Current Model: Hitachi SU-70 Field Emission Gun Scanning Electron Microscope
The Hitachi SU-70 is a high resolution field emission scanning electron microscope capable of high resolution imaging (1.0 nm at 15 kV) and in-depth sample analysis in both low and high mag. modes.
The Hitachi SU-70 is one of the highest resolution microscopes available on the market and features several specialised in-lens detectors in addition to STEM (Scanning TEM) and EDX/WDX (Energy Dispersive X-Ray analysis and Wavelength Dispersive X-Ray analysis) capability. These analytical components provide complementary information in terms of elemental analysis, compositional point analysis and mapping. The SU 70 also allows reduced charge-up imaging and low voltage imaging.
Metals, Polymers, Coated Components, Powders
A scanning electron microscope produces images of a sample by scanning with a focused beam of high-energy electrons emitted from an electron gun (Tungsten filament). This generates a variety of signals at the surface of solid specimens. The signals that derive from electron-sample interactions reveal information about the sample including external morphology (texture), chemical composition, and crystalline structure and orientation of materials making up the sample. The SEM utilizes vacuum conditions and uses electrons to form an image; therefore special preparations must be made with the sample:
Typical Preparation Steps:
- Wet Samples: All water must be removed from the samples because the water would vaporise in the vacuum.
- Metal Samples: All metals are conductive and require no preparation before being used.
- Non-Metal Samples: All non-metals need to be made conductive by covering the sample with a thin layer of conductive material. This is done by using a device called a “sputter coater.”
- The SEM is critical in all fields that require characterisation of solid materials. Most SEM’s are comparatively easy to operate, with user-friendly “intuitive” interfaces. Many applications require minimal sample preparation. However, the SEM Samples must be solid and they must fit into the microscope chamber. Maximum size in horizontal dimensions is usually on the order of 10 cm; Vertical dimensions are generally much more limited and rarely exceed 40 mm. For most instruments samples must be stable in a vacuum on the order of 10-5 – 10-6 torr.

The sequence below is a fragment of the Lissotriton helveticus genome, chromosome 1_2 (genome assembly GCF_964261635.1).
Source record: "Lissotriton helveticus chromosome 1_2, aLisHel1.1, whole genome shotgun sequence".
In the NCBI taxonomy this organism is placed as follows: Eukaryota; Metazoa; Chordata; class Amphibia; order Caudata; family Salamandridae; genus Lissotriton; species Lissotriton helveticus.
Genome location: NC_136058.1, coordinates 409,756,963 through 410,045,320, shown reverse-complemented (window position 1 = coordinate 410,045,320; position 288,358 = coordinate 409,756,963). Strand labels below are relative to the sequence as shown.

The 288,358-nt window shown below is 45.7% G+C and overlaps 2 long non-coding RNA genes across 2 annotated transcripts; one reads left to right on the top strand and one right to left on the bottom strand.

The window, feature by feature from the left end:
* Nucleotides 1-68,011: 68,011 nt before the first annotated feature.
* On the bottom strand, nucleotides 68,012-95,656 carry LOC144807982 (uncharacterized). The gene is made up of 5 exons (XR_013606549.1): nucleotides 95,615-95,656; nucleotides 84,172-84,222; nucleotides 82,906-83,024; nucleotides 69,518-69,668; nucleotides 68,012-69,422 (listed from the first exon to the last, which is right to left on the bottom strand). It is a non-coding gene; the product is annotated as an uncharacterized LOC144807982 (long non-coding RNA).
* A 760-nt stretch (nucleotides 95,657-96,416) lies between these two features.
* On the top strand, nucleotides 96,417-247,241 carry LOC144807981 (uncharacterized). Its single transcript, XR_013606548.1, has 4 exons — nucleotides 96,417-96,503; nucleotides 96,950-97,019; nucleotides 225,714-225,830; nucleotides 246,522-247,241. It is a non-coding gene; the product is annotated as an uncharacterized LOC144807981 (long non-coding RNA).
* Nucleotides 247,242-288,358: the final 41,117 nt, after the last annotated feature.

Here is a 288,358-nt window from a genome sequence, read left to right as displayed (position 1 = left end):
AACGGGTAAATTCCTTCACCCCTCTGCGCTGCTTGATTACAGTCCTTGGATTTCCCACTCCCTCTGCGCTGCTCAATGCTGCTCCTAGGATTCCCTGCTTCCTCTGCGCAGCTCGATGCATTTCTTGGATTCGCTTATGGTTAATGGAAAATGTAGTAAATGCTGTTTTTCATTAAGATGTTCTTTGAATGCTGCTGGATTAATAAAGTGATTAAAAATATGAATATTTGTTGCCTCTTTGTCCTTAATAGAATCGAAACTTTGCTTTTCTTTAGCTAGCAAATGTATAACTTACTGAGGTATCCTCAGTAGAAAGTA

The sample is prepared for analysis, and placed onto the specimen stage of the SEM. The experiment is run and the beam hits the sample, electrons and X-rays are ejected from the sample. Detectors collect these X-rays, backscattered electrons, and secondary electrons and convert them into a signal that is sent to a screen similar to a television screen. This produces the final image for analysis.
The elemental composition of materials can be obtained by the Energy Dispersive Spectrometer (EDS) by measuring the energy and intensity distribution of X-ray signals generated by a focused electron beam on the specimen (EDS).
What is given here is only a simple example which highlights the capability of NMR spectroscopy. It can be used to analyse simple molecules like this up to large, complex proteins. Its applications reach far beyond just chemical analysis with uses in medical imaging, the petroleum industry, as process controls and in the future perhaps even quantum computing
- Schottky (thermal) field emission electron source
- Imaging resolution of 1nm at 15 KV and 1.6nm at 1 kV
- Magnification: Low mag. mode 20x – 2000x; High mag. mode 100x – 800,000x
- Accelerating Voltage: 0.5 kV – 30 kV
- Probe Current: 1 Ρa to >200 Na.
- Specimen Stage: x = 110 mm, y = 110 mm, z = 1.5 – 40 mm, tilt =-5 – +70 degrees
- Flexible Detection System utilising: Highly efficient in lens, Lower and Upper
- Secondary Electron Detectors, Low and High Angle Backscattered Electron Detectors and STEM Detector.
- Anti-Contamination Trap “Cold Finger” used to reduce sample contamination